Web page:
I just wrote a ton on Splinter Cell: Conviction but then realised all my screenshots aren't on my laptop so I'll pretty that up and post it when I get back to Nelson in Falmouth.

Back to the dissertation now, oh and that Brain post is coming, soon...

Thursday, 8 December 2011


I haven't written a post in just under a month which is pretty appalling considering how much care I've put into prettifying and creating content for The Pixel Crush (which, by the way, you might have noticed has its very own fancy domain name now which I paid a whole $7 for! Money well wasted.)
Official Website
Things to cover in order to bring everyone properly up to speed: lots.
And don't worry, the shiny pictures are further down.

Kernel got chosen as one of the remaining projects to go through into fully fledged production, so after we all return to Falmouth after a decidedly dissertation flavoured break it'll be pedal to the metal, as I keep telling people. And it will be, I thought I'd had no time to blog this term, it can only get harder.

There were various provisos and conditions for the directors to meet for some of the projects to get the green light of approval, and Kernel was by no means an exception to that. What was heartening about the whole thing was that, once again, people were able to crawl through the mire of ideas, designs, and emotions that make up Kernel and find something of worth. The industry professional from Cornish animation studio Spidereye gave all the feedback to the tutors (which was a slight shame as I would've liked to hear what he had to say) and with regards to Kernel he got the gist of things but was confused by most of the references to back story and context. This is by no means a reflection on his mental capacity but in fact that is the kind of feedback that the Kernel animatic (moving storyboard) got across the board, with a few exceptions where people got the whole thing with no problem, or people thought Leonard's greenhouse was a tortoise sitting on a know who you are ;)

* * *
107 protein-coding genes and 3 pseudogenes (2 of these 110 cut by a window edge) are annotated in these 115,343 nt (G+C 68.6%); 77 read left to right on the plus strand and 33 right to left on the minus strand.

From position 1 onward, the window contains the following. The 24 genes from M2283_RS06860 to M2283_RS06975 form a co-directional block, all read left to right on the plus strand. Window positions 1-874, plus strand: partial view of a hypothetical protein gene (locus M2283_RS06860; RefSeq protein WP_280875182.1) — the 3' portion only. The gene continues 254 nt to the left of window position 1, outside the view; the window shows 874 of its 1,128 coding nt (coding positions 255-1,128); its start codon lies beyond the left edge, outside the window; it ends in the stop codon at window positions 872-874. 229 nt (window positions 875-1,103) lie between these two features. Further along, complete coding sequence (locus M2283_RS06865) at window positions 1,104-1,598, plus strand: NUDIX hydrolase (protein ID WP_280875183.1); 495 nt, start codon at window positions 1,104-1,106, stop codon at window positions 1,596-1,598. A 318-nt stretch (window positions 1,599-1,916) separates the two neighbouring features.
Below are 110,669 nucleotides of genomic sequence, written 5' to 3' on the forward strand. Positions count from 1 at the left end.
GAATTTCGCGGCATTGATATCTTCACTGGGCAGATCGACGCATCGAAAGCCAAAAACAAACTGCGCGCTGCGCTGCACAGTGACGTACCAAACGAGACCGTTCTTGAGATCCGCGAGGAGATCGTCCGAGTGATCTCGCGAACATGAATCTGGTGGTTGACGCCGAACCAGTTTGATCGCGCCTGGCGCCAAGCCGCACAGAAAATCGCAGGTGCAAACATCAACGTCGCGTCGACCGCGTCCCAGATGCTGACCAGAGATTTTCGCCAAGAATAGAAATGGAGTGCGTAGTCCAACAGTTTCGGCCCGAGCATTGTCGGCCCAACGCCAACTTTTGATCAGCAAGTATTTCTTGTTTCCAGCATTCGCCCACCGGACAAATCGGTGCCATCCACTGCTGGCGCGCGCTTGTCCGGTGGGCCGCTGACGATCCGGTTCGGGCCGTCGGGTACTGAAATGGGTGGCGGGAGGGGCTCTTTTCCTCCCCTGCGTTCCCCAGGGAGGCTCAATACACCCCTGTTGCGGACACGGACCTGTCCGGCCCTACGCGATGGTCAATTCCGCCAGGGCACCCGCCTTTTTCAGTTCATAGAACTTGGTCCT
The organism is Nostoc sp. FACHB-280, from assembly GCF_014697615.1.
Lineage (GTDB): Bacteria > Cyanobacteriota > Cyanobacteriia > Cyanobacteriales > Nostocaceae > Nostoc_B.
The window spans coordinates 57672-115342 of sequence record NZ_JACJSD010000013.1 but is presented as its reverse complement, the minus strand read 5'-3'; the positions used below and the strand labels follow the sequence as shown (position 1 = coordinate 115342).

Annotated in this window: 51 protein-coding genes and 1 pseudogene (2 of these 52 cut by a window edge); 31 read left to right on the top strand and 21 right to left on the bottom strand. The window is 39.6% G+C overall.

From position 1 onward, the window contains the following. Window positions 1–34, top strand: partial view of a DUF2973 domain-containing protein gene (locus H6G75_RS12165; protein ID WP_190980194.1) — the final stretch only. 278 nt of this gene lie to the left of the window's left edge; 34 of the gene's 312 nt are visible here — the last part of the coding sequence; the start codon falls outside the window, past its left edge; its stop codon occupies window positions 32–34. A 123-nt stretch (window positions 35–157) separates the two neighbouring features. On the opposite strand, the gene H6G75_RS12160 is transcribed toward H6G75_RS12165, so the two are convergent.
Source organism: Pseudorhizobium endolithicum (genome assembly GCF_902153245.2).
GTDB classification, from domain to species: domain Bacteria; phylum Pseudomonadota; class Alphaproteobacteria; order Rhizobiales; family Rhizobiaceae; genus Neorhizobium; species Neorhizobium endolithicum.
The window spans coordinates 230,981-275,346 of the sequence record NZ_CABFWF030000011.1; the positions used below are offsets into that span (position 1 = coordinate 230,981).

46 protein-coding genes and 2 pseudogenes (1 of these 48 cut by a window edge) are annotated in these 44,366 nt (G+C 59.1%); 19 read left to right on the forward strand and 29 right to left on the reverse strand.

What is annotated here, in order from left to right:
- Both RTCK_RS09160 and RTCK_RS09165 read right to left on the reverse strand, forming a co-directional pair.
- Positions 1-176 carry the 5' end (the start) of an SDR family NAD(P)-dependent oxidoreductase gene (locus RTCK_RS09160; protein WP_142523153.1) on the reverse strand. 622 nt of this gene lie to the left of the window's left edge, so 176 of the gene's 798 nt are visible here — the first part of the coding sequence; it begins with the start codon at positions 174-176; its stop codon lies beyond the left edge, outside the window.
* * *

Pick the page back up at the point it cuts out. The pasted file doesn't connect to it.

Spidereye Animation
Luckily the tutors fought (I like to think tooth and nail) to justify Kernel's value as an animated short to Mr Spidereye and it got chosen to go through, providing I be removed from story development temporarily. That hurt a little. I've long wanted to have a vessel to see whether I could actually tell a story and the animatic phase of an animation is very much like the equivalent editing for film, something I believed myself to be reasonably accomplished in. But with the rapid change of idea early on, the brutal 3 minute run time restriction, and an acute inability to draw anything that involved perspective, I must've lost the plot somewhere as the story didn't read like it should've done and almost all the context, back story, and history that surrounds and forms the world that Kernel takes place in, what makes it interesting, was lost on the audience. Until I forcefully explained what was obviously going on anyway.

Fixed UV's showing Leonard's new squint pose ready for rigging.